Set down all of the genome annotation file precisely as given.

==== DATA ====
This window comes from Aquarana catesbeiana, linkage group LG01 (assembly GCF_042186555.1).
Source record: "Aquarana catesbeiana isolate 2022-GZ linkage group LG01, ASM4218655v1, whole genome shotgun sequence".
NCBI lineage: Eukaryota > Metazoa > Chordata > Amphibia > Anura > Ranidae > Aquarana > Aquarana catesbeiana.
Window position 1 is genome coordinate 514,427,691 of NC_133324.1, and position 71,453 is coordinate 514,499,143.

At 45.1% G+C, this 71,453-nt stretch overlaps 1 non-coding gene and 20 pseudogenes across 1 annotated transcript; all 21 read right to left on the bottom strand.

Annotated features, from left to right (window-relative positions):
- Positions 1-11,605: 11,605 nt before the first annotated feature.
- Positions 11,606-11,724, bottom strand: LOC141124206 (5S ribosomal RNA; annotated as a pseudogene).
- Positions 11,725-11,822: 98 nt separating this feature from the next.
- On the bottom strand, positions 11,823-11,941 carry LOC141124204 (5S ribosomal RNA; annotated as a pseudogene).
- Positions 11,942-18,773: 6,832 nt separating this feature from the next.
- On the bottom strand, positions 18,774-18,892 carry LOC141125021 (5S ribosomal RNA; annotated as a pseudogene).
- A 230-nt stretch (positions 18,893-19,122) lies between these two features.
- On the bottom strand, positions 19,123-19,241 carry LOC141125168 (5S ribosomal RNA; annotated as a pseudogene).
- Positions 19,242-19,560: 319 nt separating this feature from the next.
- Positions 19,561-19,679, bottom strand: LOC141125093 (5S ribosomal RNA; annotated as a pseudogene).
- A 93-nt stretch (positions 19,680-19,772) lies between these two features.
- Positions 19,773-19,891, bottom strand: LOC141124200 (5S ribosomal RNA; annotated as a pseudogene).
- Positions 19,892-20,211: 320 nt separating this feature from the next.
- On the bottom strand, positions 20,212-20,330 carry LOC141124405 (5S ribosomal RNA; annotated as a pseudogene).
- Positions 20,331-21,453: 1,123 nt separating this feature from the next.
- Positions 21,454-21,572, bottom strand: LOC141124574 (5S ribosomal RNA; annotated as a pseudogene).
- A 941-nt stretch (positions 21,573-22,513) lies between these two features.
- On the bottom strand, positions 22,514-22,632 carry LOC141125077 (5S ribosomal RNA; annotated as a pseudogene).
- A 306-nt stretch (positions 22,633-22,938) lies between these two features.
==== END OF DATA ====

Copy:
This window comes from Aquarana catesbeiana, linkage group LG01 (assembly GCF_042186555.1).
Source record: "Aquarana catesbeiana isolate 2022-GZ linkage group LG01, ASM4218655v1, whole genome shotgun sequence".
NCBI lineage: Eukaryota > Metazoa > Chordata > Amphibia > Anura > Ranidae > Aquarana > Aquarana catesbeiana.
Window position 1 is genome coordinate 514,427,691 of NC_133324.1, and position 71,453 is coordinate 514,499,143.

At 45.1% G+C, this 71,453-nt stretch overlaps 1 non-coding gene and 20 pseudogenes across 1 annotated transcript; all 21 read right to left on the bottom strand.

Annotated features, from left to right (window-relative positions):
- Positions 1-11,605: 11,605 nt before the first annotated feature.
- Positions 11,606-11,724, bottom strand: LOC141124206 (5S ribosomal RNA; annotated as a pseudogene).
- Positions 11,725-11,822: 98 nt separating this feature from the next.
- On the bottom strand, positions 11,823-11,941 carry LOC141124204 (5S ribosomal RNA; annotated as a pseudogene).
- Positions 11,942-18,773: 6,832 nt separating this feature from the next.
- On the bottom strand, positions 18,774-18,892 carry LOC141125021 (5S ribosomal RNA; annotated as a pseudogene).
- A 230-nt stretch (positions 18,893-19,122) lies between these two features.
- On the bottom strand, positions 19,123-19,241 carry LOC141125168 (5S ribosomal RNA; annotated as a pseudogene).
- Positions 19,242-19,560: 319 nt separating this feature from the next.
- Positions 19,561-19,679, bottom strand: LOC141125093 (5S ribosomal RNA; annotated as a pseudogene).
- A 93-nt stretch (positions 19,680-19,772) lies between these two features.
- Positions 19,773-19,891, bottom strand: LOC141124200 (5S ribosomal RNA; annotated as a pseudogene).
- Positions 19,892-20,211: 320 nt separating this feature from the next.
- On the bottom strand, positions 20,212-20,330 carry LOC141124405 (5S ribosomal RNA; annotated as a pseudogene).
- Positions 20,331-21,453: 1,123 nt separating this feature from the next.
- Positions 21,454-21,572, bottom strand: LOC141124574 (5S ribosomal RNA; annotated as a pseudogene).
- A 941-nt stretch (positions 21,573-22,513) lies between these two features.
- On the bottom strand, positions 22,514-22,632 carry LOC141125077 (5S ribosomal RNA; annotated as a pseudogene).
- A 306-nt stretch (positions 22,633-22,938) lies between these two features.